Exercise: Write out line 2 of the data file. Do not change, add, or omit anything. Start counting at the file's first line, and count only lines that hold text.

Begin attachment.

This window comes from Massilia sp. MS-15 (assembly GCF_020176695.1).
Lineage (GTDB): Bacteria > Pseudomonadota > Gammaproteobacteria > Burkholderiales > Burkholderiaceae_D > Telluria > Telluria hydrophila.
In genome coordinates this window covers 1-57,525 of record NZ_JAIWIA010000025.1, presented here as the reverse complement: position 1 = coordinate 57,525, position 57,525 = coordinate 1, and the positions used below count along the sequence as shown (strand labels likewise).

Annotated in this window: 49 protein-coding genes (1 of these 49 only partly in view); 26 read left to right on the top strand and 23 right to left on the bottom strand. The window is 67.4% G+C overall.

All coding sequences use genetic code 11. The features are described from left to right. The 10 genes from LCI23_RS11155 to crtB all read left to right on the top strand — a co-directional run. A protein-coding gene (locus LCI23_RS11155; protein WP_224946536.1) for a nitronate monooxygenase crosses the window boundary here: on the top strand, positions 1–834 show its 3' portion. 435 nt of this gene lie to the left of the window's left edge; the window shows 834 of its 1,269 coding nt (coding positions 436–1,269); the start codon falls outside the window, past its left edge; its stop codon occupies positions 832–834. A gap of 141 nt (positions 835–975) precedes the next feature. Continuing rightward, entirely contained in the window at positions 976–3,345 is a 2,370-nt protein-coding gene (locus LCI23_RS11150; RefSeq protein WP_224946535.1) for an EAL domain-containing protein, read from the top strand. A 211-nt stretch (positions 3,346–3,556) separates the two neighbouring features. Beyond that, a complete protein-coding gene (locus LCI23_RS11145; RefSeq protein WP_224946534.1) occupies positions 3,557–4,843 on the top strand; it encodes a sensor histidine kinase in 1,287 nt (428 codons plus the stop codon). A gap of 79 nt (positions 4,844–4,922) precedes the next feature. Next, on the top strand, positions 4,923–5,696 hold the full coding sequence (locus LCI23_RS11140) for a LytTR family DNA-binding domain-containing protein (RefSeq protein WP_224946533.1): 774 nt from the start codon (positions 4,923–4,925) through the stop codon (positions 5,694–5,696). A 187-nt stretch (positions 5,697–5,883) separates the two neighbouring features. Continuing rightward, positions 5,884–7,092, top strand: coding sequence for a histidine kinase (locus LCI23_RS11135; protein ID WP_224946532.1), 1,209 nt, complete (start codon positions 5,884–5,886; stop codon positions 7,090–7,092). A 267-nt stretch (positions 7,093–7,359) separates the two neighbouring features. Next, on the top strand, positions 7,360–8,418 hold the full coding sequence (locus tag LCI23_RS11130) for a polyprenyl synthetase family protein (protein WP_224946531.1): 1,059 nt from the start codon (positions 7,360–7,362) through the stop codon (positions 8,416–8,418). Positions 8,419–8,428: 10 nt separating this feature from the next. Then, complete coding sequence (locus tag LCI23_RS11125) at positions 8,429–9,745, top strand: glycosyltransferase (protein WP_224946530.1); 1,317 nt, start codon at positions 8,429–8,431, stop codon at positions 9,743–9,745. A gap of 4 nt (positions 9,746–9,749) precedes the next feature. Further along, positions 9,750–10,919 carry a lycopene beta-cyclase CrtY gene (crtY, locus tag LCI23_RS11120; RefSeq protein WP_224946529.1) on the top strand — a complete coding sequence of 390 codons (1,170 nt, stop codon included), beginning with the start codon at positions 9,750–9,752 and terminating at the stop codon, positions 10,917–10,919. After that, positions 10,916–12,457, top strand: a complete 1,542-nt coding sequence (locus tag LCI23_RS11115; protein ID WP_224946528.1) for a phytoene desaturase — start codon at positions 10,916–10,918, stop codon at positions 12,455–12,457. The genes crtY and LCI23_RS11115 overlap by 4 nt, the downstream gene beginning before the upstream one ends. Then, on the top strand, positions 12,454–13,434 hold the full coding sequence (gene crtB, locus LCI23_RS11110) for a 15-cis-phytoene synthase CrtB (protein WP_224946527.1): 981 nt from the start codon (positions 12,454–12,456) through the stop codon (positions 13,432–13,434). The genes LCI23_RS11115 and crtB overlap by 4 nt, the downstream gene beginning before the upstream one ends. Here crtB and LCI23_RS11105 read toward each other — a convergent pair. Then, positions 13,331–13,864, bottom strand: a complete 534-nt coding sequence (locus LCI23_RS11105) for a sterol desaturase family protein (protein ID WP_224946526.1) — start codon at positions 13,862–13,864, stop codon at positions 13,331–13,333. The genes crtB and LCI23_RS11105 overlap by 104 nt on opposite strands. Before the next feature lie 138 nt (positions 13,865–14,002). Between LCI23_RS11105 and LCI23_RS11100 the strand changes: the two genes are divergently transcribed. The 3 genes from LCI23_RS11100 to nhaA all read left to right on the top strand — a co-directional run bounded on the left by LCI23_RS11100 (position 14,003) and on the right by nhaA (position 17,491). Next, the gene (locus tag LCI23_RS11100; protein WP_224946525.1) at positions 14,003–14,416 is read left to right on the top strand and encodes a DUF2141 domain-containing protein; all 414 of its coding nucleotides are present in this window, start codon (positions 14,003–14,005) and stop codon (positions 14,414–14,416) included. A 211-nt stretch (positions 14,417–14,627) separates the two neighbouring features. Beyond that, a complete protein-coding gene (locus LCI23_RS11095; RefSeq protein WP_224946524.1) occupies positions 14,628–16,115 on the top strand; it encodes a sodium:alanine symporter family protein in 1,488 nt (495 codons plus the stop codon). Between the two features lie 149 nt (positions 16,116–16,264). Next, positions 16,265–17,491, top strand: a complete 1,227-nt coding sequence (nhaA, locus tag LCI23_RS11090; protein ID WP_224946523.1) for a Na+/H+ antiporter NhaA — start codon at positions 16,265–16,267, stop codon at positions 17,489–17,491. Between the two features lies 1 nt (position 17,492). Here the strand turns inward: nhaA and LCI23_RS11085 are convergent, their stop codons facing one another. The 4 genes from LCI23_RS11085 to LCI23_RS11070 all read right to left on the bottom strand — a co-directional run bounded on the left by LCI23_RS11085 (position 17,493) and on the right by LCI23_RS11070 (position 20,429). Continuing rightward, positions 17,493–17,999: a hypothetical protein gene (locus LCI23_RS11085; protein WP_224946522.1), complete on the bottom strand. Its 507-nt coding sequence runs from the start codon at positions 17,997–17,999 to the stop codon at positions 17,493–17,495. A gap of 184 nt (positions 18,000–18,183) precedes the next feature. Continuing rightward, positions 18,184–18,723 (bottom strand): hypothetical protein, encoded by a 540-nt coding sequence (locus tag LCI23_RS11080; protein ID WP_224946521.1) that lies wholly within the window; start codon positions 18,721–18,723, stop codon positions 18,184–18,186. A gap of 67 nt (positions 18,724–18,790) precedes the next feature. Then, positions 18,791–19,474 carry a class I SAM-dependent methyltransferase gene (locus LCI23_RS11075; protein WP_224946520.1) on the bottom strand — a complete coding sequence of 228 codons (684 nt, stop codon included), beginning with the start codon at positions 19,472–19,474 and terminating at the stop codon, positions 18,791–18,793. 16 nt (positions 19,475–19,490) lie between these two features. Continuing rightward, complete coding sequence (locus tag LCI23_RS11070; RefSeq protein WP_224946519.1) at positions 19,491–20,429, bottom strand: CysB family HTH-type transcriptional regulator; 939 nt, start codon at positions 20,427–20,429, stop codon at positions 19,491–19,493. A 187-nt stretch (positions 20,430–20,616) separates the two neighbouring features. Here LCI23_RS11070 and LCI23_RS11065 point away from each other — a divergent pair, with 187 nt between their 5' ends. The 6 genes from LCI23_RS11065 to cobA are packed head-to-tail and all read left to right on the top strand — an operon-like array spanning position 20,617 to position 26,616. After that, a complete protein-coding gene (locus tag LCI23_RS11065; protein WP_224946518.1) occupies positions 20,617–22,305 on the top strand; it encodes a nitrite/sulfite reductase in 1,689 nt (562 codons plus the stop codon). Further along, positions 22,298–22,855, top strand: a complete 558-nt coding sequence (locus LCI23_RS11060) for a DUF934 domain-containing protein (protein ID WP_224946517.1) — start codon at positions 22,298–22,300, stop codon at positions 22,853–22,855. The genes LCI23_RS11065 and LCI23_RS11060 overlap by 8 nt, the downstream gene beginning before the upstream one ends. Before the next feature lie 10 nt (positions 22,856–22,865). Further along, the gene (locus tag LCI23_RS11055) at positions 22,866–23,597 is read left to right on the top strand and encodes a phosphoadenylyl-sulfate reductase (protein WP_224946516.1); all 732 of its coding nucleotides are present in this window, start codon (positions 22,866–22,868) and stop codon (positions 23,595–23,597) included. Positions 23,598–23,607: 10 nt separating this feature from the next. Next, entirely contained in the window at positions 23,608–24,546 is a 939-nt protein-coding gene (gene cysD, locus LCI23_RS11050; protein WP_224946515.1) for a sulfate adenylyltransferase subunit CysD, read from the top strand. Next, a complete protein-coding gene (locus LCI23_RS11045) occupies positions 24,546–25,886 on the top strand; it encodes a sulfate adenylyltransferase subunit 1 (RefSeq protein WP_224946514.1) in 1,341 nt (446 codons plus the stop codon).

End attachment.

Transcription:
Lineage (GTDB): Bacteria > Pseudomonadota > Gammaproteobacteria > Burkholderiales > Burkholderiaceae_D > Telluria > Telluria hydrophila.